Baltimore barbershops mount community comeback

Small shops offer more than just haircuts

June 23, 2014|By Michael Bodley, The Baltimore Sun

As the buzz of hair clippers mixed with Gene Simmons' howl through speakers inside Beatnik Barbershop, Ali Farzad awaited his last haircut inside the tiny Mount Vernon establishment.

Raising his voice to be heard over the din, Farzad said he's moving to Los Angeles for work. After three years going to Beatnik, he's nervous about finding a new barber, he said, gazing at paintings by local artists mounted on the shop's exposed brick walls.

"I'm very particular about my haircut, and I've had nightmarish experiences other places," Farzad said. "The experience here is more personal. It's the old-school feel, where it feels like home."

Beatnik is one of at least a half-dozen new barbershops that have cropped up around Baltimore in recent years. The locally owned establishments offer a hip take on the barbering experience, cultivating atmospheres that reflect their neighborhoods and contrast with the uniformity of such successful corporate chains as Great Clips, Hair Cuttery and SuperCuts.

There's Beatnik and Baltimore Barber Lounge in Mount Vernon, Old Bank Barbers in Hampden, Blue Spark Barbershop in Lauraville and Hairway to Steven, named for its owner and the album by punk band Butthole Surfers, in Towson. Downtown there's the Royal Razor Barbershop and perhaps the granddaddy of Baltimore's resurgent barber scene — Quinntessential Gentleman, which opened on South Calvert Street in 2005.

The first two years were "a struggle," acknowledged owner Craig Martin, as he fought the notion that hetting a haircut is just another chore.

"A haircut is a check off the list for a lot of people," Martin said. "This is not a checklist. This is a destination where you come to kick your feet up and relax."

He aims to slow his customer's hectic lives down by scheduling a minimum of 30 minutes for each haircut, which starts at $30.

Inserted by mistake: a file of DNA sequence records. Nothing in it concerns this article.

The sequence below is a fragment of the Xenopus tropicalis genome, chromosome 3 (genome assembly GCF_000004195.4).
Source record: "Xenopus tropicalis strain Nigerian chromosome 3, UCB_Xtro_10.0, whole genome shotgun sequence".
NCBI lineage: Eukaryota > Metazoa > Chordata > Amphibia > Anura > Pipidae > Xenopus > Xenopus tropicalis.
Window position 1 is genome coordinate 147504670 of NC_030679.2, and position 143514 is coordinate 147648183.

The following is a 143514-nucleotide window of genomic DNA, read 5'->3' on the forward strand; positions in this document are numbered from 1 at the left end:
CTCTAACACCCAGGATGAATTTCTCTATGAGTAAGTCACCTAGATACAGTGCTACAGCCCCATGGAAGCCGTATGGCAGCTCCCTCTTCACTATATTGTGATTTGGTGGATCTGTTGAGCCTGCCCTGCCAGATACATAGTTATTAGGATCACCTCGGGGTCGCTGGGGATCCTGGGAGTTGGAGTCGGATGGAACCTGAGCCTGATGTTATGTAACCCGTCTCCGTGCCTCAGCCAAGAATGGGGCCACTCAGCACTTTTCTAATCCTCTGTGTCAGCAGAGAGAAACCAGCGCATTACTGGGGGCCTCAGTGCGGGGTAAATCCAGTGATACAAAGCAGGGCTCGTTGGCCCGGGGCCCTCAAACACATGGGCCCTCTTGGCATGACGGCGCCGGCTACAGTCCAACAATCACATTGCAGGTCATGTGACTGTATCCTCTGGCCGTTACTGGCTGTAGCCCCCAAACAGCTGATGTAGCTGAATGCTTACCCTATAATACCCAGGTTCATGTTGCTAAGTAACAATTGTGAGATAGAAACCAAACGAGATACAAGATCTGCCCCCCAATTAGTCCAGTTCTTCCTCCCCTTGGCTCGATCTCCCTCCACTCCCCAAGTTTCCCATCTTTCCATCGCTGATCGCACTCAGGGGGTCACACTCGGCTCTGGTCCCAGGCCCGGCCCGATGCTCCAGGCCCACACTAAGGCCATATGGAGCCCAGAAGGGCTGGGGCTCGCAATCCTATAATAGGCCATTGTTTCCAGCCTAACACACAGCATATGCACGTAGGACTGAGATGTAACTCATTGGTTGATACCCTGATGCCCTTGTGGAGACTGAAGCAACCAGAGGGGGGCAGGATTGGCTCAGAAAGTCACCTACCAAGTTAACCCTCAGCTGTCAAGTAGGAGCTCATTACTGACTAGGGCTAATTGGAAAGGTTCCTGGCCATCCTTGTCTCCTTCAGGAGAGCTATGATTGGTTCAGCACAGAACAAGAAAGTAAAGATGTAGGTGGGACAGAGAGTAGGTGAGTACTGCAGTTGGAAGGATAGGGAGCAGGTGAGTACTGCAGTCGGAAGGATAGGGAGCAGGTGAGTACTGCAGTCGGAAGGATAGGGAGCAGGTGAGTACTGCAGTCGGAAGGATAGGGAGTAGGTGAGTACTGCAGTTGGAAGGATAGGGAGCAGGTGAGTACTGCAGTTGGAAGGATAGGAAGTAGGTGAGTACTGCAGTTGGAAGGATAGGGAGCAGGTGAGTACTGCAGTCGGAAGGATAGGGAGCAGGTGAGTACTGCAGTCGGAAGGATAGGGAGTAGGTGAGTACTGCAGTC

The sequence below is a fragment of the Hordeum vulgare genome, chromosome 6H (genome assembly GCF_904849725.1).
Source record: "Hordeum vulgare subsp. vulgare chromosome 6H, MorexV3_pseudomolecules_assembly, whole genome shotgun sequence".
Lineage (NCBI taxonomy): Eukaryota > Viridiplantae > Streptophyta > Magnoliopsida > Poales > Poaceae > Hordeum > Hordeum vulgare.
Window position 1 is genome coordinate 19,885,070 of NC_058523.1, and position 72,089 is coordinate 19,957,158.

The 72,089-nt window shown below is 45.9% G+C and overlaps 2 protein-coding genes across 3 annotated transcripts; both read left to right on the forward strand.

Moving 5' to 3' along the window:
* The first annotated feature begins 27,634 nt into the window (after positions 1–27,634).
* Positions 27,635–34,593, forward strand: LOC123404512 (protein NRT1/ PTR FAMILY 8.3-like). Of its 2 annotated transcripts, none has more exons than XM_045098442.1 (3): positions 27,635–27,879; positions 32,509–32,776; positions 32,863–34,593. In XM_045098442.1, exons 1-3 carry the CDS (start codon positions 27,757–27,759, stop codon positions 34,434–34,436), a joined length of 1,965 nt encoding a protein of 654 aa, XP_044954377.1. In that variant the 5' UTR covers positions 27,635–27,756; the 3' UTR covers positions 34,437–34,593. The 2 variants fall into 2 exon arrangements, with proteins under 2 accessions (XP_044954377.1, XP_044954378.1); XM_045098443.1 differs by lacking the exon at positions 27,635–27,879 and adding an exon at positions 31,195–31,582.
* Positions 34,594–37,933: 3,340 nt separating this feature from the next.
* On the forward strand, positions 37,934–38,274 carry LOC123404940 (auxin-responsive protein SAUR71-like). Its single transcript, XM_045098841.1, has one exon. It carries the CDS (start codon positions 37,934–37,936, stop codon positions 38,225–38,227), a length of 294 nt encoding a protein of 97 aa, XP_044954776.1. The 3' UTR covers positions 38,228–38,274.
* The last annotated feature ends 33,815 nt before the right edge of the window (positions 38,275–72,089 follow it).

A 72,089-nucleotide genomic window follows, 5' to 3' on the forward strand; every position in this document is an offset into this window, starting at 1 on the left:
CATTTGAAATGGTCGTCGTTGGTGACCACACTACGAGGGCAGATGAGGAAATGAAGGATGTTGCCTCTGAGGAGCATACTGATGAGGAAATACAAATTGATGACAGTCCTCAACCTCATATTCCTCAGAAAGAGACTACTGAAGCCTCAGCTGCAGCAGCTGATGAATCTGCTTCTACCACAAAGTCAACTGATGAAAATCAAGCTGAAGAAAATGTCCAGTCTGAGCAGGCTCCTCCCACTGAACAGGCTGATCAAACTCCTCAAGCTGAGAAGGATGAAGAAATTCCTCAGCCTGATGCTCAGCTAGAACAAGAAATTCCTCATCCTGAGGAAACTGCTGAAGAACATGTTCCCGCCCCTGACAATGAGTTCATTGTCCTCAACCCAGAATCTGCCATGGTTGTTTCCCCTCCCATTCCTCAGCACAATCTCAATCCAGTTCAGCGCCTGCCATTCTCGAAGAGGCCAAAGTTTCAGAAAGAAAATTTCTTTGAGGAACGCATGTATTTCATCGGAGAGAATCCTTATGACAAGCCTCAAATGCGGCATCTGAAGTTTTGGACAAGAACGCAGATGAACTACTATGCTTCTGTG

The formula worked downtown where his shop caters to businessmen and the area's growing residential population. Quinntessential Gentleman (the unusual spelling honors Martin's mother's maiden name, "Quinn) now sprawls over four floors with a cedar-lined cigar lounge, a spa offering massages, manicures and even clothing sales.

As slick and polished as Quinntessential Gentleman is, the smaller Old Bank Barbers on West 36th Street, aka The Avenue, in Hampden has a self-described "hipster vibe." A ceiling mural mimics Michaelangelo's Sistine Chapel, with Adam offering a fistful of money to a scissors-bearing, pompadoured God surrounded by coiffed minions.

The tattooed, bearded barbers working Old Bank's four chairs favor a mismatched uniform of T-shirts, cargo shorts and Vans sneakers. As at many of the new barbershops, there's sometimes a wait for a seat in one of the old-time chairs, but there's always cold beer in the fridge, music playing and conversation competing with the clippers.

Daniel Wells, 35, opened Old Bank in May 2013 after 10 years of cutting hair in other people's shops and salons. His shop, which charges $16 for a haircut, has seen revenue increase steadily every month since, he said.

"Guys are looking for this," said Wells, tapping his foot in rough rhythm to the music of Captain Beefheart and His Magic Band. "They want to be able to come in here, listen to music, relax, maybe have a beer. They also want quality. People want more quality in everything you do now."

Most independent Baltimore barbershops said they get more than 80 percent of their business from men, leaving women's cuts and styling to salons.

Time is a factor, given the length of most women's hair, said Bill Puller, owner of Blue Spark Barbershop, who estimates he takes only 15 minutes on 90 percent of his customer's cuts.

Even then, wait times for one of Blue Spark's three barber chairs sometimes exceed two hours, which Puller conceded can lose him occasional customers. Wait times can be long because customers choose their barber, not just the shop, he said.

"It's all about the client," Puller said. "A bartender's not going to tell you what beer to drink or what burger to eat. You pick your barber. You develop that relationship. You find who you're comfortable with."

Puller knows almost all of his customers by name, and he remembers their hobbies as well as their haircuts.

One regular, Eric Mack, stops by the basement business almost daily at 6 p.m. to shoot the breeze with the shop's three barbers over an after-work Natty Boh. Puller said it's nothing out of the ordinary for a business that prides itself as much on community as it does on the precision of its $25 straight-razor shave. Haircuts are $18.

"Somebody working at a smaller local places likes this belongs to the community," added Blue Spark barber Steve Hebert. "The shop has its pulse on it. The drug dealers, the CEOs — you get them all. Every day's an adventure."

Community is a common theme for these shops.

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